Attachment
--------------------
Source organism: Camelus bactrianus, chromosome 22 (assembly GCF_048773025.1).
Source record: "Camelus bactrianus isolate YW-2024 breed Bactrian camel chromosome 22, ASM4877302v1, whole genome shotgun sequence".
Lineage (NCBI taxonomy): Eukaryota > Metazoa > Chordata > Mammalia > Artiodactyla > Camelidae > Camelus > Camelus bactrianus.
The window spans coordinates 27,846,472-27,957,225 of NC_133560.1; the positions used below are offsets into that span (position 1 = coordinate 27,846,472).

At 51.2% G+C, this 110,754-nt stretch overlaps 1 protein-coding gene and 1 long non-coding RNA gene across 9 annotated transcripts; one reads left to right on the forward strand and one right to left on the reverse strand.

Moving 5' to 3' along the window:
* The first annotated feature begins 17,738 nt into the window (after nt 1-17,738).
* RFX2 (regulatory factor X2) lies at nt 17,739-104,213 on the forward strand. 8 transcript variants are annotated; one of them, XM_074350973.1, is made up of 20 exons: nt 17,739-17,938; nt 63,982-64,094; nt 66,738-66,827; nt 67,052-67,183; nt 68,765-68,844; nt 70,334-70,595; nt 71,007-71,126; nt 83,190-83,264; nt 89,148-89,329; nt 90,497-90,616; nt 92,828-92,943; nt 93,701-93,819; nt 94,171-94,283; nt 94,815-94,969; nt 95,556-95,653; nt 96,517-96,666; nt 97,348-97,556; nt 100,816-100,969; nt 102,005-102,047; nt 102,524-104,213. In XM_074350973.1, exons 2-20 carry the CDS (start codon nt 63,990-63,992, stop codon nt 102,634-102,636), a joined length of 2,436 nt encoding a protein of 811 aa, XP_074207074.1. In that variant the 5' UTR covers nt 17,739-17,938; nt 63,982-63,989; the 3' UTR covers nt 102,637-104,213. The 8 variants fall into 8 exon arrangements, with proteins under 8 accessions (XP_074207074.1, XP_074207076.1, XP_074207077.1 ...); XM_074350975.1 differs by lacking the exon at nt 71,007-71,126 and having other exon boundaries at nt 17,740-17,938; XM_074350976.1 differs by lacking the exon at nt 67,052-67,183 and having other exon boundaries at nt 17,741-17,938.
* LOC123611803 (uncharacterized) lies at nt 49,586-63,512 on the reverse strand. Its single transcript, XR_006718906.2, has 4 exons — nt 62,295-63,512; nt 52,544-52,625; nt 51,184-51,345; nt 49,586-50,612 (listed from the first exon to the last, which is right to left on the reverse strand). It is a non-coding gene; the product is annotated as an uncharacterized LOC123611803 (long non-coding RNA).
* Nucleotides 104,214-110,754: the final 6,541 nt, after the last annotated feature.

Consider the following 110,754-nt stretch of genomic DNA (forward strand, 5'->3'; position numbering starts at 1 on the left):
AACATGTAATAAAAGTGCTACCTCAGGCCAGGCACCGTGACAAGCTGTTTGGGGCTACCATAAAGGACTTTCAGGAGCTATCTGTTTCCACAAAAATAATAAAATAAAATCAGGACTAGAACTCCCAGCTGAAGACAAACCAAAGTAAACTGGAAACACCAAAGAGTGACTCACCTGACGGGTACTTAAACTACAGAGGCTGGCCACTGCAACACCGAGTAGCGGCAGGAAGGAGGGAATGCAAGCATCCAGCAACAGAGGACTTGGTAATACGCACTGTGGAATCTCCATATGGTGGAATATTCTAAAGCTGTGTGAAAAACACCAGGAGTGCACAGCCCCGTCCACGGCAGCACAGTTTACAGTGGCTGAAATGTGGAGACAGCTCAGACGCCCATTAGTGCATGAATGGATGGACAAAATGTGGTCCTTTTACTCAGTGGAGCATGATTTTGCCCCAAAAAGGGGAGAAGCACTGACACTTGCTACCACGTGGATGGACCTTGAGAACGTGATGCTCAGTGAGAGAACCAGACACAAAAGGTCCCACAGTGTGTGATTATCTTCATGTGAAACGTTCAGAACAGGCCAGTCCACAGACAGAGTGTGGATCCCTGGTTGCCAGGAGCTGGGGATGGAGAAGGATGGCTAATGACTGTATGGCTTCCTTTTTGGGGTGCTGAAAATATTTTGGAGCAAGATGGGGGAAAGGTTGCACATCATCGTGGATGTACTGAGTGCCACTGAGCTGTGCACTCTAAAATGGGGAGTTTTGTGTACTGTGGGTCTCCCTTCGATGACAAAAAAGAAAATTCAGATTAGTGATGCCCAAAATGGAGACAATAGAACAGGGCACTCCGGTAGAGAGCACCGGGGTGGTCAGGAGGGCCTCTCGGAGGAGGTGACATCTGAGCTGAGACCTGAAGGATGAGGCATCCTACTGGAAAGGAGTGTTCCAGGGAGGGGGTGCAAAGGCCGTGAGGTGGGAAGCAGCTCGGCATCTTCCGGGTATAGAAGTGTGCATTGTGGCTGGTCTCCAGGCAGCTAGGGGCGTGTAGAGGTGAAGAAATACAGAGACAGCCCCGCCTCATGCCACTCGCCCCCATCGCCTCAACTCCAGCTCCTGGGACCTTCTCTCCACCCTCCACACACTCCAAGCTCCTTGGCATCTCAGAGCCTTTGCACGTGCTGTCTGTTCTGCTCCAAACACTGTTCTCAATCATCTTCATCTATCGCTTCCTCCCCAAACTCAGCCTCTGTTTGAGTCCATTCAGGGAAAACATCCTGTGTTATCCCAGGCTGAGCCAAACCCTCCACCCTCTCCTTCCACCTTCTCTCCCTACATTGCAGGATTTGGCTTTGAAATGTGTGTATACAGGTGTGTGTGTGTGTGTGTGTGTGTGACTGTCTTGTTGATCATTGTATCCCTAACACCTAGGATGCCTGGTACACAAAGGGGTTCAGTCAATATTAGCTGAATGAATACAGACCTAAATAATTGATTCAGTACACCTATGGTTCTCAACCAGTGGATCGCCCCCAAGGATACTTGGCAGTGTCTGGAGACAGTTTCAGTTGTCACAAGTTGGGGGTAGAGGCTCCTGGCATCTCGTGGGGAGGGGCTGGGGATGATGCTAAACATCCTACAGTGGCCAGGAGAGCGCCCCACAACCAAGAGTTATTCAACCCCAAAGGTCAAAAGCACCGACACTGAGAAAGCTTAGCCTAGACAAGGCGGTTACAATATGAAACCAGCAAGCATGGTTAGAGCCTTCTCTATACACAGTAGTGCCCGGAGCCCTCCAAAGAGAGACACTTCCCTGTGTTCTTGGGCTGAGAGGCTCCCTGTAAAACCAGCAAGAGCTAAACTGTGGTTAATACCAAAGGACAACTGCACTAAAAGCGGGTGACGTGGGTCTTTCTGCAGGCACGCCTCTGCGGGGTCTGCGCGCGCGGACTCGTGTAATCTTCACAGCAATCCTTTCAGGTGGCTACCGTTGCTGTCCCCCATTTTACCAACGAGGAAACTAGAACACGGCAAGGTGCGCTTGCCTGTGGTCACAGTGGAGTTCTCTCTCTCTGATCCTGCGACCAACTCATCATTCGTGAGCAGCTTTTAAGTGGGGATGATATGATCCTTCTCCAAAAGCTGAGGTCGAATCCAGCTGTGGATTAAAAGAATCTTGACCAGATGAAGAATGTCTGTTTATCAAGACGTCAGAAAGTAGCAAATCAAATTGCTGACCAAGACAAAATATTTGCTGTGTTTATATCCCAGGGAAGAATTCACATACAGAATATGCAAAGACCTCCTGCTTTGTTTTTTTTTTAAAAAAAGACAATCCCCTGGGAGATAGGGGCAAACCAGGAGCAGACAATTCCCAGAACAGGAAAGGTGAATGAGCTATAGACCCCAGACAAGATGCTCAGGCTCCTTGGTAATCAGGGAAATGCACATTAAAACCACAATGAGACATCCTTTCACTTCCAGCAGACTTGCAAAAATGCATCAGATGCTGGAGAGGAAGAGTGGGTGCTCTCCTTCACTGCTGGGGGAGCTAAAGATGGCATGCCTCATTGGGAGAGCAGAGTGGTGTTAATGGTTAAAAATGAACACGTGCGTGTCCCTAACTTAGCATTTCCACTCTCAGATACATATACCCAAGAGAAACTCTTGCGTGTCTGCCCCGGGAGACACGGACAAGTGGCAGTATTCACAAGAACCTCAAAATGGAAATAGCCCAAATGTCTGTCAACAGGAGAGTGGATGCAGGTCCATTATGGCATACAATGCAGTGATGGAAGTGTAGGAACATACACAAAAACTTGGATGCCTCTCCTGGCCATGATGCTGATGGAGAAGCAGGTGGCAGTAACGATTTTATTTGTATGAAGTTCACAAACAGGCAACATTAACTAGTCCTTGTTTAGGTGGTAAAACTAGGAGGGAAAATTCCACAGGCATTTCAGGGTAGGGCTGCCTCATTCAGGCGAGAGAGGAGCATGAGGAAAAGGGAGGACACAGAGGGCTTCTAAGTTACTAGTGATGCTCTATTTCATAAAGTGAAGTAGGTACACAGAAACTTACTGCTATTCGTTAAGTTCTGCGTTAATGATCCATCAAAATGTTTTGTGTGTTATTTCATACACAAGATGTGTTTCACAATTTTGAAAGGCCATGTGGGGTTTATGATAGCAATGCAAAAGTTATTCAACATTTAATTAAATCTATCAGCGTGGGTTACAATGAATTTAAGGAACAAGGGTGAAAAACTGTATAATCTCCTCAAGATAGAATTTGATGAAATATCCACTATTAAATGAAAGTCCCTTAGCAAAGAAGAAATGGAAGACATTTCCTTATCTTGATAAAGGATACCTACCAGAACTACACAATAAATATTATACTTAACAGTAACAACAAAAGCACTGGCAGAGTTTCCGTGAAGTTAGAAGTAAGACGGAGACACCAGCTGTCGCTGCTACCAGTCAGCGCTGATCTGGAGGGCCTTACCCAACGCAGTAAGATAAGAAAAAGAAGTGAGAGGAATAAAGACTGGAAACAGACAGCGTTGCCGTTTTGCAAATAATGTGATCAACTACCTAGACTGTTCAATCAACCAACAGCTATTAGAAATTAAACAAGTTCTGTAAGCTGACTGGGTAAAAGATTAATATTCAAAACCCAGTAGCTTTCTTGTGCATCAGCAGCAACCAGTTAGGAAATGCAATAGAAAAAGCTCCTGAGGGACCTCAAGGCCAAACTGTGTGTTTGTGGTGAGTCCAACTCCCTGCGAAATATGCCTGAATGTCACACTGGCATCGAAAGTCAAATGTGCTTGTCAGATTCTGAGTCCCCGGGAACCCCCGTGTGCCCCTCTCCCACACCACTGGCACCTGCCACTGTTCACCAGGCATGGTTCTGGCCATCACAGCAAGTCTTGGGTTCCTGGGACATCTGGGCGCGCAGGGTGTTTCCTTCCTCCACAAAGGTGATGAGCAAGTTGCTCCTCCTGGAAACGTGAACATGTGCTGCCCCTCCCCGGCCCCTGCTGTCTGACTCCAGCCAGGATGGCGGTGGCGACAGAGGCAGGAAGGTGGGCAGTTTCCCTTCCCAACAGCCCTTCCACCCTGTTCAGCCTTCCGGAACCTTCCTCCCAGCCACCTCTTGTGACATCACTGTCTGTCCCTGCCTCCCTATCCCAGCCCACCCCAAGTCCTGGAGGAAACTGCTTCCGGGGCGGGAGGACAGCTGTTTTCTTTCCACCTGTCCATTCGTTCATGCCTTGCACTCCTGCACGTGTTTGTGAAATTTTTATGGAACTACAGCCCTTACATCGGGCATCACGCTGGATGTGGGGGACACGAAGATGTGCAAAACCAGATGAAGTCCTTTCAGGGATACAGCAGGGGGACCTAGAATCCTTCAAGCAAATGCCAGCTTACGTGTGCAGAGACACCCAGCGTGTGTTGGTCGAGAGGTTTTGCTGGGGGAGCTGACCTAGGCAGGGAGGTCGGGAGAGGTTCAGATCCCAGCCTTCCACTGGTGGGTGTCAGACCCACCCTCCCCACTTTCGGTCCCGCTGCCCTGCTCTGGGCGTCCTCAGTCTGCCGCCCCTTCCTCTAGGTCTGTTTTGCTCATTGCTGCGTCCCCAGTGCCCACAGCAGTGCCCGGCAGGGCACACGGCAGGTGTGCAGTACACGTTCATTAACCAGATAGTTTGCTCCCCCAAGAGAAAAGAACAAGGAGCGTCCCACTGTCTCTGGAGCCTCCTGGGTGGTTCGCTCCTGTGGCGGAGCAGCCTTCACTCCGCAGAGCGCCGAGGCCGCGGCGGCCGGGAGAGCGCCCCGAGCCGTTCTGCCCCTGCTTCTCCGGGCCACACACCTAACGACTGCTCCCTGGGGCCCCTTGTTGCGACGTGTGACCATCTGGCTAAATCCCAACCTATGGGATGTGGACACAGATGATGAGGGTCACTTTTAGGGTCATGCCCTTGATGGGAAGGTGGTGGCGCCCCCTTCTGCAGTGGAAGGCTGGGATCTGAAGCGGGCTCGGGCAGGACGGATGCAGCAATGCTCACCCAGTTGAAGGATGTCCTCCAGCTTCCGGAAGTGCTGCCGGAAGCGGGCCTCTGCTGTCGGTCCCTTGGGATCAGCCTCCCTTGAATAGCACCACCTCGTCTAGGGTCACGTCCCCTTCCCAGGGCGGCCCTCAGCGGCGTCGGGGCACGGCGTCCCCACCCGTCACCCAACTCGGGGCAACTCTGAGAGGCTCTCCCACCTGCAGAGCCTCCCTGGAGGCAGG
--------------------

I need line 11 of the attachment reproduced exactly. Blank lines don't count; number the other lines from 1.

Consider the following 110,754-nt stretch of genomic DNA (forward strand, 5'->3'; position numbering starts at 1 on the left):